Many decisions can be represented as bipolar, qualitative sets of arguments: Arguments can be pros or cons, and ranked according to their importance, but not numerically evaluated. The problem is then to compare these qualitative, bipolar sets. In this paper (a collaboration between a computer scientist and a psychologist), seven procedures for such a comparison are empirically evaluated, by matching their predictions to choices made by 62 human participants on a selection of 33 situations. Results favor cardinality-based procedures, and in particular one that allows for the internal cancellation of positive and negative arguments within a decision.
This work proposes a formal modelling of categorisation processes attempting at simulating the way information is categorised by neural populations in the human brain. The formalism mainly relies on a similarity-based approach to categorisation. It involves weighted rules that use inference and fusion techniques borrowed from fuzzy logic. The approach is illustrated by a simulation of the McGurck effect where the combination of contradictory auditory and visual stimuli creates an auditory perceptive illusion.
In this paper a computational simulation of the imitation of intentional behaviour is presented. Important assumptions which make the problem computationally tractable are introduced and motivated. It is shown that horizontal, iterated learning, and vertical transmission schemes can be used to learn from imitation using the proposed framework.
Rossana Damiano, Vincenzo Lombardo, Antonio Pizzo, Fabrizio Nunnari
31 - 35
In recent times, information presentation has evolved towards sophisticated approaches that involve multi-modal aspects and character-based mediation.
This paper presents a novel methodology for creating information presentations based on a dramatization of the content exposition in two respects. On one side, the author plots a character's monologue that aims at achieving presentation goal and exhibits an engaging inner conflict; on the other side, the system architecture dynamically assembles the elementary units of the plot scripted by the author by implementing a tension between contrasting communicative functions.
The methodology has been applied in the implementation of a virtual guide to an historical site.
In this paper, we present MAMA — an architecture for interactive musical agents. This system uses a theory of Musical Acts, based on Speech Act Theory to support the agents interaction. We discuss the basics of a representation language which these agents can use to represent and reason about music. We present a case study system based on these ideas, and discuss its ability to support distributed execution of a minimalist score.
Audio recordings of the system are available at http://homepages.inf.ed.ac.uk/s0239182/MAMA
Colour plays an important role in web site design. The selection of effective chromatic combinations and the relation of colour to the perceived aesthetic and emotional value of a web site is the focus of this paper. The subject of the reported research has been to define a model through which to be able to associate colour combinations with specific desirable emotional and aesthetic values. The presented approach involves application of machine learning techniques on a rich data set collected during a number of empirical studies. The data obtained were used to train a Bayesian Belief Network which associated a simple chromatic model to perceived aesthetic and emotional dimensions. A set of tools that have been build in the process to support the methodological framework and ensure its reusability with minimal effort, are also described.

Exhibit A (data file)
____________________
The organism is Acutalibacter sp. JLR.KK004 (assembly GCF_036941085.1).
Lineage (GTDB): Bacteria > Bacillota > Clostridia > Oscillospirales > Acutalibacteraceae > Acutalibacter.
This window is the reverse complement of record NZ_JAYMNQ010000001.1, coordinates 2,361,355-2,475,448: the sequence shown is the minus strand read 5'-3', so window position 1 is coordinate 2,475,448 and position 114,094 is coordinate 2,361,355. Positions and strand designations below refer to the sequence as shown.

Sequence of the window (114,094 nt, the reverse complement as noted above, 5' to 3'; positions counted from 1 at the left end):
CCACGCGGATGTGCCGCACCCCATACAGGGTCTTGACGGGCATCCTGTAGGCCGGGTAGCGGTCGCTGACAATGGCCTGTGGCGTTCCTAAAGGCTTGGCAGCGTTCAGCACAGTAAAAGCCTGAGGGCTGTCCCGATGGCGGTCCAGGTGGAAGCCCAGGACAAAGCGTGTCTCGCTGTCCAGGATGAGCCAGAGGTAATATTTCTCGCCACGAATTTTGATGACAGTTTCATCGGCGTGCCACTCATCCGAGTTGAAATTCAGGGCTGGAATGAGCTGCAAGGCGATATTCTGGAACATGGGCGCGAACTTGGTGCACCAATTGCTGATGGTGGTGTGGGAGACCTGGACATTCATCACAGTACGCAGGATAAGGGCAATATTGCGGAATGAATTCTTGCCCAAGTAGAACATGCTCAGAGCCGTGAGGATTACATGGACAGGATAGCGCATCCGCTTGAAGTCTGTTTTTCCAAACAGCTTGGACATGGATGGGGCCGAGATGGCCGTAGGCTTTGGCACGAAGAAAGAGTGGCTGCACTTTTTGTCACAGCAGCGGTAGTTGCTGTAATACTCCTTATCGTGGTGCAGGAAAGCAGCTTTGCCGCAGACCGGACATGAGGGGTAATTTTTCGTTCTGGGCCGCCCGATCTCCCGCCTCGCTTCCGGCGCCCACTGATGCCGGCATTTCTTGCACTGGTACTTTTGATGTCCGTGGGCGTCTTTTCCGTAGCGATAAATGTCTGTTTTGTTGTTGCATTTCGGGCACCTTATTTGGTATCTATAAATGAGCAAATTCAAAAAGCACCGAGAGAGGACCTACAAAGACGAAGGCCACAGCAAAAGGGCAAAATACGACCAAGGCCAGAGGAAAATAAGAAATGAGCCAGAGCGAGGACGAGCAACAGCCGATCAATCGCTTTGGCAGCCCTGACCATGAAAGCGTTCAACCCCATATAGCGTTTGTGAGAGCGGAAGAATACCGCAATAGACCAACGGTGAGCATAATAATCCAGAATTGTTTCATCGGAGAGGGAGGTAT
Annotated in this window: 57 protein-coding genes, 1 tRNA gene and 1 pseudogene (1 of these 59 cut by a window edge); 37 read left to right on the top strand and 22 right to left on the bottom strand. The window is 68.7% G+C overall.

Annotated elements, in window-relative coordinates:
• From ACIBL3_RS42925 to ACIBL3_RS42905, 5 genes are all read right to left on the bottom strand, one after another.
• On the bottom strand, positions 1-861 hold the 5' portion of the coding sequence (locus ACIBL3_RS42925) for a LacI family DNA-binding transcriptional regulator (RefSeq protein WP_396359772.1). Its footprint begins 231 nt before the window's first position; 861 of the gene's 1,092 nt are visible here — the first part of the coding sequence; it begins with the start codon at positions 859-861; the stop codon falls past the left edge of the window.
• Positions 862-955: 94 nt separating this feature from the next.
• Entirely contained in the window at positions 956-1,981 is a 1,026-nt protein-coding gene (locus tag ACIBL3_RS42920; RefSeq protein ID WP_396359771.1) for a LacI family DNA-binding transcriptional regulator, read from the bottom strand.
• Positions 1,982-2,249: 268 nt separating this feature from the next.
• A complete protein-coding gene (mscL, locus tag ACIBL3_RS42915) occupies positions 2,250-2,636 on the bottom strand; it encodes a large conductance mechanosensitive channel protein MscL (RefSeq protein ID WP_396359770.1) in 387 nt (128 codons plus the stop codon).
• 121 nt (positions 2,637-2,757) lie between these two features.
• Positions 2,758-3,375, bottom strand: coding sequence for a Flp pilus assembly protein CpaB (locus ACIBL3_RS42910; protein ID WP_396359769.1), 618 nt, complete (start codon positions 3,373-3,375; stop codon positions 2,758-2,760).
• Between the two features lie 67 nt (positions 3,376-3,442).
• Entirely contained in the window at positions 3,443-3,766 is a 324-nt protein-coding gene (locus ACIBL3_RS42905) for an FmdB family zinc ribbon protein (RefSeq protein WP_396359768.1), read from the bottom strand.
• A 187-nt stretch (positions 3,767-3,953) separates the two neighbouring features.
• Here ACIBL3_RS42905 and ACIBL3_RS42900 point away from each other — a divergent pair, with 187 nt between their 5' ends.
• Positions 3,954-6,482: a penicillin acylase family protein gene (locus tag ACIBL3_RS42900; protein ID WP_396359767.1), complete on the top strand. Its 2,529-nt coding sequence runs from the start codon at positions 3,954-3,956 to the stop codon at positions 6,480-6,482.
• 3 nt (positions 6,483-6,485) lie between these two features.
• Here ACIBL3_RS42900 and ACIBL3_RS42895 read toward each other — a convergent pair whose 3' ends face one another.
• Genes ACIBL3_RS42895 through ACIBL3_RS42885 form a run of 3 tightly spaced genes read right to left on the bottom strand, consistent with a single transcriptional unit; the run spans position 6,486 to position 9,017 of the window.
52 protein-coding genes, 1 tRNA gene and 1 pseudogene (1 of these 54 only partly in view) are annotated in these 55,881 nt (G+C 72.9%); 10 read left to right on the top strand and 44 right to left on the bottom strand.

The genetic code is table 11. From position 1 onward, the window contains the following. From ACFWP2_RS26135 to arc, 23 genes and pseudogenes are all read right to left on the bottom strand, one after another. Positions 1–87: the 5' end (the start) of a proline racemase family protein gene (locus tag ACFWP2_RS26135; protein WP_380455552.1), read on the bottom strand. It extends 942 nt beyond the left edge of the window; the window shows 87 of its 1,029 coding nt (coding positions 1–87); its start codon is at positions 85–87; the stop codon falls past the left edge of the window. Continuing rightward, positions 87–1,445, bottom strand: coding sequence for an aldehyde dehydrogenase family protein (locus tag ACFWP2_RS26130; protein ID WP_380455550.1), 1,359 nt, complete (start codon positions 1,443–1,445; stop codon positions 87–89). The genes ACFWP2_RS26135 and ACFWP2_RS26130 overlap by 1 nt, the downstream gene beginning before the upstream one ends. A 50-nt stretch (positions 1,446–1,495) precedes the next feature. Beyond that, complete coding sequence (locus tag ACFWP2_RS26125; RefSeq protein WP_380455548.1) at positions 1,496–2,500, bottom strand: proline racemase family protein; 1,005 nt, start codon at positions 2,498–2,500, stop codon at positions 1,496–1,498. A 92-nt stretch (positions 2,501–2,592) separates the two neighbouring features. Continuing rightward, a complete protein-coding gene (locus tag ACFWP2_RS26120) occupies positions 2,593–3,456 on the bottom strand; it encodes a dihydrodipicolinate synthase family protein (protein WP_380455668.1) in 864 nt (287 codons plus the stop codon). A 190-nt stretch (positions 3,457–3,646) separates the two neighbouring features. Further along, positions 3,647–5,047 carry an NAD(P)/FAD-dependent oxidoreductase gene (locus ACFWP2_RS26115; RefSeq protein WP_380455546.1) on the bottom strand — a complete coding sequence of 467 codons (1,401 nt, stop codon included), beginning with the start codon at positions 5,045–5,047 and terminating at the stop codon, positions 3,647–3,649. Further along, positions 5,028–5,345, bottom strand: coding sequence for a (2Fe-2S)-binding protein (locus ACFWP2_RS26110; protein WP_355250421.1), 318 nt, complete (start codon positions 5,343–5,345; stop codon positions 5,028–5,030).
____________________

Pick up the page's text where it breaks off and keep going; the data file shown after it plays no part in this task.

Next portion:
We evaluated user perception of certain attention behaviours, eye head and body orientation in particular, of humanoid agents in a virtual environment for the purposes of interaction initiation. Users were shown a number of scenarios involving agents making gaze, gesture and locomotion behaviours and were asked to report their impressions of how attentive the agents were and their perceived likely-hood to engage in interaction. These evaluation studies are critical for furthering our understanding of the early phases of human-computer interaction where distance may be involved and there is uncertainty as to the intention of the other to interact. Amongst other results, we establish here that the human perception of interest, interaction seeking and openness from a humanoid agent is based, in part, on the time-varying behaviour of its eyes, head, body and locomotion directions. Application domains include social robotics and embodied conversational agents.
Julien Poudade, Lionel Landwerlin, Patrick Paroubek
51 - 55
We present experiments in which a population of situated autonomous cognitive agents learns by means of “language games” a common lexicon of symbols that designates basic motions (translation, rotation) in a 2D world. We study the quality of the lexicon learnt when we give ours agents a cognitive functionality akin to working memory, and we explain how they are able to agree on a set of common names for basic actions, if their world representation is built using sensorimotor contingencies informations.
Most new words, or neologisms, bubble beneath the surface of widespread usage for some time, perhaps even years, before gaining acceptance in conventional print dictionaries . A shorter, yet still significant, delay is also evident in the life-cycle of NLP-oriented lexical resources like WordNet . A more topical lexical resource is Wikipedia , an open-source community-maintained encyclopedia whose headwords reflect the many new words that gain recognition in a particular linguistic sub-culture. In this paper we describe the principles behind Zeitgeist, a system for dynamic lexicon growth that harvests and semantically analyses new lexical forms from Wikipedia, to automatically enrich WordNet as these new word forms are minted. Zeitgeist demonstrates good results for composite words that exhibit a complex morphemic structure, such as portmanteau words and formal blends [4, 5].